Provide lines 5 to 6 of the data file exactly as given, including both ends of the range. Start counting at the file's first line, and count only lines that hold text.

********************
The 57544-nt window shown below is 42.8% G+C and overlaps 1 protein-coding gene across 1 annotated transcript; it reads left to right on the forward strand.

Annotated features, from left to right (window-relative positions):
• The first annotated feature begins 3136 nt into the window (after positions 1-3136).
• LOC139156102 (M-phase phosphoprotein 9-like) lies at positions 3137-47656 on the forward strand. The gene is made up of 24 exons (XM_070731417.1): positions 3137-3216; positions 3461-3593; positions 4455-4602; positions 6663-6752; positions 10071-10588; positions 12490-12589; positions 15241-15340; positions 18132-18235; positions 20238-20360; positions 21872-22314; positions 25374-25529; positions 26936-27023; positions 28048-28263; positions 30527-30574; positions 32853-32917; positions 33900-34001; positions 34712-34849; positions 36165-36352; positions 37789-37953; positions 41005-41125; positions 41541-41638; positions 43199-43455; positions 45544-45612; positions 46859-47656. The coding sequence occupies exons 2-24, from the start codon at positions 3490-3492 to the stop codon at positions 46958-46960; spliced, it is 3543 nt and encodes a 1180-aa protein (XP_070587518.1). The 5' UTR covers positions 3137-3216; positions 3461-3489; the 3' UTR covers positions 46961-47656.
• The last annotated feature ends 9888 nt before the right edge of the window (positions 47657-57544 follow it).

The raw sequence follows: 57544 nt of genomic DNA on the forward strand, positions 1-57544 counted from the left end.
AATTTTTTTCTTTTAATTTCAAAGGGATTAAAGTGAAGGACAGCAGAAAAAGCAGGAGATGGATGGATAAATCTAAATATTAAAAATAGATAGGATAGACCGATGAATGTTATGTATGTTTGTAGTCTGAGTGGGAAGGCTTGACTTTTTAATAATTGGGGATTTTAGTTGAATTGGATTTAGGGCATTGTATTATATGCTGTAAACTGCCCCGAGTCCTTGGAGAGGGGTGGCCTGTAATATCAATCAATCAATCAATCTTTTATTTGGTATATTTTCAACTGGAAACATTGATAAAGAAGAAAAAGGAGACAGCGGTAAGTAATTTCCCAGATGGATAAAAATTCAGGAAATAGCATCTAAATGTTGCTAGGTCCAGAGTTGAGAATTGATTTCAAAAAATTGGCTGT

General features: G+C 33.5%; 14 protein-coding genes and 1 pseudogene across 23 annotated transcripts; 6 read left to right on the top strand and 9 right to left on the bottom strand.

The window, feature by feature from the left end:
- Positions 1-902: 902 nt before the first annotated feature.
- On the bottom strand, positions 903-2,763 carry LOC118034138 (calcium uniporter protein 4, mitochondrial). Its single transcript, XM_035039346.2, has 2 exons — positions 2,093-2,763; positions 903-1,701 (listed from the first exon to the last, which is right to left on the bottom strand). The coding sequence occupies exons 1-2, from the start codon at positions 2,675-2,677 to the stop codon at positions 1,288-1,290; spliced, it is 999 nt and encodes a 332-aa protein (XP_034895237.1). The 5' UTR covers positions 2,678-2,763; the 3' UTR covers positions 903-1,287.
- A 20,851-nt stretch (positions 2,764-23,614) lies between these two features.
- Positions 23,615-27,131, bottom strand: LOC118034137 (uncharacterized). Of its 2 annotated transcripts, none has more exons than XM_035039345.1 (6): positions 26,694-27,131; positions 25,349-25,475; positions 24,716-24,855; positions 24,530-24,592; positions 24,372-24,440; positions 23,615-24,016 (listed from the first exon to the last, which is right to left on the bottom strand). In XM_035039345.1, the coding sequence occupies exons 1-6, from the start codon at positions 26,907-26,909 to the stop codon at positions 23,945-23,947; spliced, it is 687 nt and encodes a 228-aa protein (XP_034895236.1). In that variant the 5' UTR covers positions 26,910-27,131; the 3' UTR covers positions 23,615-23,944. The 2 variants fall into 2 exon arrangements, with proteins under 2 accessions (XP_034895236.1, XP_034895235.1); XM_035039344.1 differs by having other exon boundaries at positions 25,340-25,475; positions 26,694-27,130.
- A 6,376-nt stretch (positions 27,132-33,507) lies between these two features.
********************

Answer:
• The last annotated feature ends 9888 nt before the right edge of the window (positions 47657-57544 follow it).

The raw sequence follows: 57544 nt of genomic DNA on the forward strand, positions 1-57544 counted from the left end.